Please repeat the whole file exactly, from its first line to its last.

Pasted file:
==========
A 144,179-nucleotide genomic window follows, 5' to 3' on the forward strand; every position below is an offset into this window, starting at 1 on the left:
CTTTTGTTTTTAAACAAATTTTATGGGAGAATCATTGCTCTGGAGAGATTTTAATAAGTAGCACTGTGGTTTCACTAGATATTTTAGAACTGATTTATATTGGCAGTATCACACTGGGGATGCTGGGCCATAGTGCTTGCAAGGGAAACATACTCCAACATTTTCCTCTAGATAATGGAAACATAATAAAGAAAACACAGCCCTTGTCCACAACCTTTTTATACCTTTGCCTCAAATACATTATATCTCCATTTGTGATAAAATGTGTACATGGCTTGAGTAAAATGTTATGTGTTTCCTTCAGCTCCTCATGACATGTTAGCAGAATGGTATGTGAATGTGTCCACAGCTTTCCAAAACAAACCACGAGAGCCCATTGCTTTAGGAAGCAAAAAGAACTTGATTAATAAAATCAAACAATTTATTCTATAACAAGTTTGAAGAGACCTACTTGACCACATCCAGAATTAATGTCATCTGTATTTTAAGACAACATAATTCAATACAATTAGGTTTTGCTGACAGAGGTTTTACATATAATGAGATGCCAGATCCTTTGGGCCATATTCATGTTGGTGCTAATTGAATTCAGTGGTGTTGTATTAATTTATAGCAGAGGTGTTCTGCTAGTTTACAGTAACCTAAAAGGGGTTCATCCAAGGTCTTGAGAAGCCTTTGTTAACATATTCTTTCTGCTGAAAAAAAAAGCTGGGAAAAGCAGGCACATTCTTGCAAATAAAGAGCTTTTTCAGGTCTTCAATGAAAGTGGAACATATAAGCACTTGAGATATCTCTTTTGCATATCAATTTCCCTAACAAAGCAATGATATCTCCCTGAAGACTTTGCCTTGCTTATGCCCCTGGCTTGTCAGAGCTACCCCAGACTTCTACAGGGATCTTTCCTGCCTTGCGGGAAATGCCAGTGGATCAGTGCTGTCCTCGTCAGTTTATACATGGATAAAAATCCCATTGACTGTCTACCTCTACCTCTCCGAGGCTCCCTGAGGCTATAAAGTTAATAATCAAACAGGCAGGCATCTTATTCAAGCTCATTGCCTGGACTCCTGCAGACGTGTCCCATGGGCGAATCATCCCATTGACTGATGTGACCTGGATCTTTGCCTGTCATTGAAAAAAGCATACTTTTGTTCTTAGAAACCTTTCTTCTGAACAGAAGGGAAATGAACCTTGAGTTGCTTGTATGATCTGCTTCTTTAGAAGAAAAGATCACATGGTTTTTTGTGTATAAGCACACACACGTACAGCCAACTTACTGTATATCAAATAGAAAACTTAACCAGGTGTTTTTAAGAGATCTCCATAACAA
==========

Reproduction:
A 144,179-nucleotide genomic window follows, 5' to 3' on the forward strand; every position below is an offset into this window, starting at 1 on the left:
CTTTTGTTTTTAAACAAATTTTATGGGAGAATCATTGCTCTGGAGAGATTTTAATAAGTAGCACTGTGGTTTCACTAGATATTTTAGAACTGATTTATATTGGCAGTATCACACTGGGGATGCTGGGCCATAGTGCTTGCAAGGGAAACATACTCCAACATTTTCCTCTAGATAATGGAAACATAATAAAGAAAACACAGCCCTTGTCCACAACCTTTTTATACCTTTGCCTCAAATACATTATATCTCCATTTGTGATAAAATGTGTACATGGCTTGAGTAAAATGTTATGTGTTTCCTTCAGCTCCTCATGACATGTTAGCAGAATGGTATGTGAATGTGTCCACAGCTTTCCAAAACAAACCACGAGAGCCCATTGCTTTAGGAAGCAAAAAGAACTTGATTAATAAAATCAAACAATTTATTCTATAACAAGTTTGAAGAGACCTACTTGACCACATCCAGAATTAATGTCATCTGTATTTTAAGACAACATAATTCAATACAATTAGGTTTTGCTGACAGAGGTTTTACATATAATGAGATGCCAGATCCTTTGGGCCATATTCATGTTGGTGCTAATTGAATTCAGTGGTGTTGTATTAATTTATAGCAGAGGTGTTCTGCTAGTTTACAGTAACCTAAAAGGGGTTCATCCAAGGTCTTGAGAAGCCTTTGTTAACATATTCTTTCTGCTGAAAAAAAAAGCTGGGAAAAGCAGGCACATTCTTGCAAATAAAGAGCTTTTTCAGGTCTTCAATGAAAGTGGAACATATAAGCACTTGAGATATCTCTTTTGCATATCAATTTCCCTAACAAAGCAATGATATCTCCCTGAAGACTTTGCCTTGCTTATGCCCCTGGCTTGTCAGAGCTACCCCAGACTTCTACAGGGATCTTTCCTGCCTTGCGGGAAATGCCAGTGGATCAGTGCTGTCCTCGTCAGTTTATACATGGATAAAAATCCCATTGACTGTCTACCTCTACCTCTCCGAGGCTCCCTGAGGCTATAAAGTTAATAATCAAACAGGCAGGCATCTTATTCAAGCTCATTGCCTGGACTCCTGCAGACGTGTCCCATGGGCGAATCATCCCATTGACTGATGTGACCTGGATCTTTGCCTGTCATTGAAAAAAGCATACTTTTGTTCTTAGAAACCTTTCTTCTGAACAGAAGGGAAATGAACCTTGAGTTGCTTGTATGATCTGCTTCTTTAGAAGAAAAGATCACATGGTTTTTTGTGTATAAGCACACACACGTACAGCCAACTTACTGTATATCAAATAGAAAACTTAACCAGGTGTTTTTAAGAGATCTCCATAACAA